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‘Dr. John Cheng saw the gun and immediately took action’

Orange County Register 5/17/2022 Erika I. Ritchie, Steve Fryer, The Orange County Register
Deborah Kipers, a patient of shooting victim Dr. John Cheng, talks about him outside his office in Aliso Viejo, CA, on Monday, May 16, 2022. Cheng was killed in a shooting at Geneva Presbyterian Church in Laguna Woods on May 15. © Jeff Gritchen/The Orange County Register/TNS Deborah Kipers, a patient of shooting victim Dr. John Cheng, talks about him outside his office in Aliso Viejo, CA, on Monday, May 16, 2022. Cheng was killed in a shooting at Geneva Presbyterian Church in Laguna Woods on May 15.

The Aliso Viejo doctor who charged an enraged gun-wielding man on Sunday and lost his life in a Laguna Woods Church, saving a group of parishioners, was known for his compassion and love of people.

Dr. John Cheng’s bravery surprised no one.

Cheng,  52, a family care and sports medicine physician in Aliso Viejo, sprang into action when the gunman, David Wenwei Chou, 68, first fired toward the ceiling of Simpson Hall at Geneva Presybertarian Church on El Toro Road.

A group of Taiwanese church members were gathered at a banquet outside the sanctuary to honor Pastor Billy Chang, a former pastor of the Irvine Taiwanese Presbyterian Church visiting from Taiwan.

In a text, Chang described the moments before the doctor was shot: Chou had “nailed down two exit doors with hammers and nails.”

After Chou fired the bullet, “Most church members thought that was the sound of a large balloon popping,” Chang said in an interview Monday. “Dr. John Cheng saw the gun and immediately took action to try and stop him.

“Chou shot Dr. Cheng dead with three bullets.”

When news of Cheng’s heroics spread and his identity was released by Sheriff Don Barnes during a press conference Monday, those who knew him were crushed.

“I’m so upset and sad,” said Joe Cockrell, a Laguna Beach resident who has been Cheng’s patient for 10 years. “I heard some people talking about how he wasn’t even a member of the church but had taken his mother there for a special event. Then I heard the name ‘Dr. Cheng’ and I was like, ‘Oh my gosh.’ “

Cockrell then tuned into the sheriff’s news conference where his worst fears were confirmed. as photos of Cheng were shown.

“I remember my first visit with him,” Cockrell said. “His bedside manner was so nice. He wanted to know everything about me. What my diet was, did I drink enough water? It didn’t matter if you were seeing him for a broken arm, he would still ask all about your life.”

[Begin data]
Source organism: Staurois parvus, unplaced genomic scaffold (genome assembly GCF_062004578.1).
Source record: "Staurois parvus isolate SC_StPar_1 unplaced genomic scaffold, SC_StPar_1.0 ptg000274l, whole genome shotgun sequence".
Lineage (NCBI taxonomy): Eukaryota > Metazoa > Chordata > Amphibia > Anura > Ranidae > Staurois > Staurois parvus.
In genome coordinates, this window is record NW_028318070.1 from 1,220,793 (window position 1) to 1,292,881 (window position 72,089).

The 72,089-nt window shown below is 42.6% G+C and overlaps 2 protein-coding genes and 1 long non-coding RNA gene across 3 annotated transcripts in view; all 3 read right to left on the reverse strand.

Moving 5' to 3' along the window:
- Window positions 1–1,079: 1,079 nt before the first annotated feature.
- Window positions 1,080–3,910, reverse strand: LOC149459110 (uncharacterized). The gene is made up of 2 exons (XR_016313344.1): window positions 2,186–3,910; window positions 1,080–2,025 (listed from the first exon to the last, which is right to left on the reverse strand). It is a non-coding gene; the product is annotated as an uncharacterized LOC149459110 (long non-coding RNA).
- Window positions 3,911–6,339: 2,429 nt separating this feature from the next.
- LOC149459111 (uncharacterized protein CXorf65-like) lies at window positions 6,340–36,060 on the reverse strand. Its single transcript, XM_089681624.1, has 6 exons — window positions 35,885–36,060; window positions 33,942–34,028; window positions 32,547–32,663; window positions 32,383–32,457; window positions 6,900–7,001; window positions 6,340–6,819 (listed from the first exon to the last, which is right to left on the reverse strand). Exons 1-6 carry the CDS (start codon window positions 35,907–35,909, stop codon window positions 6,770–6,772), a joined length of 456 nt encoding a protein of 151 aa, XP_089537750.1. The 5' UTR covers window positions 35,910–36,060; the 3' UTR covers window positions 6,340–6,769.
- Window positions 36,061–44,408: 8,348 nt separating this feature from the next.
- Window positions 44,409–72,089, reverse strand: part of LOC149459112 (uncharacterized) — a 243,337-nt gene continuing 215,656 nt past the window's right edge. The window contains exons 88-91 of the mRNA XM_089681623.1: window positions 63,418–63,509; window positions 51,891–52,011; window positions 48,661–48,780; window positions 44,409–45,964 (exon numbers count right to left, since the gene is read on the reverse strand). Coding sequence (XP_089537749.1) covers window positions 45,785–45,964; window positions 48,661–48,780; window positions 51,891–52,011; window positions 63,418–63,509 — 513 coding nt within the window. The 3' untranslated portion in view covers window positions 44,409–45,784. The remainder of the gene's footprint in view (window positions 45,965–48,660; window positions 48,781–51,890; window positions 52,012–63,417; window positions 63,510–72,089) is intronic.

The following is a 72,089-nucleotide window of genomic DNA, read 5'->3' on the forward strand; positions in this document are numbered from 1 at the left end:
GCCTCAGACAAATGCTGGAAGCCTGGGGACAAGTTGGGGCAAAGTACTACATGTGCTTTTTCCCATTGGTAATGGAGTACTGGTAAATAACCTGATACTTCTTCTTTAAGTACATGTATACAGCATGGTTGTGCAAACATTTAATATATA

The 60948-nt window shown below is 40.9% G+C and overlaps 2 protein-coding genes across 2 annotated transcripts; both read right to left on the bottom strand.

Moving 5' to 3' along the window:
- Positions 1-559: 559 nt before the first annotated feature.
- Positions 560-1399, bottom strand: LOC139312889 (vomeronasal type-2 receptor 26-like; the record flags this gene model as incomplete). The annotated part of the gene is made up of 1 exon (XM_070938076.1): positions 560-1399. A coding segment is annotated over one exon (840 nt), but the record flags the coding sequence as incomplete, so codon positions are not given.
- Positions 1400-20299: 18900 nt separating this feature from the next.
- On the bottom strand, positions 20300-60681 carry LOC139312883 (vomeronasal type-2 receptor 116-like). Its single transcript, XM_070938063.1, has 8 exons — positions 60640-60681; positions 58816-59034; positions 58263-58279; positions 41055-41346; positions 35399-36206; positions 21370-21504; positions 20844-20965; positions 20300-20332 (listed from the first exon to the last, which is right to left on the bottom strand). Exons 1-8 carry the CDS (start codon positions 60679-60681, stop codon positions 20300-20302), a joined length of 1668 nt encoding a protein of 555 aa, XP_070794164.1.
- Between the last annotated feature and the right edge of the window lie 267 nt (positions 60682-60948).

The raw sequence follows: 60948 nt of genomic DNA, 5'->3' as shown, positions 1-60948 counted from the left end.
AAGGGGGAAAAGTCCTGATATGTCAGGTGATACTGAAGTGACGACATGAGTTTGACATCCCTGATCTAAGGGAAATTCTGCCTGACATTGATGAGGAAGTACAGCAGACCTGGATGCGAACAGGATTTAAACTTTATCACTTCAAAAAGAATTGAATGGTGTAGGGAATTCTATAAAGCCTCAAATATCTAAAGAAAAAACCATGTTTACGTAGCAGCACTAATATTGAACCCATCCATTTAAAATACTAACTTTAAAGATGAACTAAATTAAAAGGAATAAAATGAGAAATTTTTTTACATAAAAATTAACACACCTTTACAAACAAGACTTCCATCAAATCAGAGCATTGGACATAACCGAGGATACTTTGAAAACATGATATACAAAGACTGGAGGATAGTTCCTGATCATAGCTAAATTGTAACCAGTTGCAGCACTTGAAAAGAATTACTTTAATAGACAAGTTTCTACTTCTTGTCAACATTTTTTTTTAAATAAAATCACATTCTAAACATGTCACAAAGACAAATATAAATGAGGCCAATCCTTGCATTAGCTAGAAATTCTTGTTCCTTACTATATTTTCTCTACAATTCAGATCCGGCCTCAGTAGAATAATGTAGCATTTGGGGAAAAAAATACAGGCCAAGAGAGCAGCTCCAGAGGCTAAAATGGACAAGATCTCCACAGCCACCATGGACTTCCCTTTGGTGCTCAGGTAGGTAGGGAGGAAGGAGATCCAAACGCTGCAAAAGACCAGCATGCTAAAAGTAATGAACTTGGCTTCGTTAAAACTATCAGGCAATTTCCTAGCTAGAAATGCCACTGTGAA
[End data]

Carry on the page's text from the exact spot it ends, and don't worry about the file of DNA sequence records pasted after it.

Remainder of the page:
When his insurance changed through his job, Cockrell said he always made sure that Cheng would fit in the new plan before he signed up.

Cheng also was a martial arts enthusiast, and he was big on youth sports and keeping children and young adults active.

“There were all these athletes in his office,” Cockrell said. “And, if they were a lower income kid, he’d give them a free physical.”

Once during a visit, he said he mentioned to Cheng that he was raising money for the Costa Mesa Boys and Girls Club’s efforts to improve their facilities.

“I joked with him about donating,” Cockrell said. “When he came back with the prescription, he also handed me a $500 check. I was really floored.”

On Monday afternoon, a memorial of flowers and signs grew in front of the doctor’s Aliso Viejo office.

Among those paying their respects was Mina Lee, also a patient of Cheng’s.

“He was always so very caring and paid a lot of attention to details,” she said. “He was one of the best doctors in town.”

Lee, who is also Taiwanese, said Cheng treated her and her family. When she learned of what he did on Sunday, she was not surprised.

“As a doctor, he has that personality,” she said. “He’s very caring and he loves people. I see it in the way he treats his staff. He volunteers at Aliso Niguel High School. He was very involved in the community. I would have expected no less than that from him.”

Andrew Mashburn, the athletic director at Aliso Niguel, said Cheng was the football team’s physician and ran yearly physicals with all the student-athletes.

“We just finished working with him last Wednesday where he personally cleared 400 of our student-athletes for participation in athletics for the 22/23 school year,” Mashburn said. “Dr. Cheng was an amazing man. Kind, caring, happy. He was calm, cool and collected and we were blessed to be able to work with him and his staff. Such a devastating loss for our community.”

Echoing others’ sentiments, he added, Cheng “would be that man that would put everybody’s needs in front of his own.”

Aliso Niguel varsity football head coach Mike Callahan, who graduated from the school in 2005, couldn’t remember a time that Cheng wasn’t the team doctor.

Callahan said he first found out via email that Dr. Cheng died in the attack.“What I read was a gut punch,” he said. “It’s the worst thing I’ve read in a long time.”

Aliso Niguel High varsity girls lacrosse coach Dave Elkins has sent many of his injured athletes to Cheng and, was also a patient.

“All of my four kids when they were athletes went to him, too,” said Elkins, who started the Aliso Niguel girls lacrosse program in 2008. “He was just a great guy. Very strong in his faith and very strong in his belief in this country, very strong in this idea of doing the right thing.”

Cheng’s heroism was noted beyond Orange County.

Cleveland Browns fullback Johnny Stanton tweeted Monday that Cheng was his primary physician.

“Absolute hero,” Stanton wrote. “He attacked the gunman and helped save so many in that church. I just wanted his name to be known.”

Cheng is survived by his wife and two children.

Staff writer Dan Albano contributed to this story

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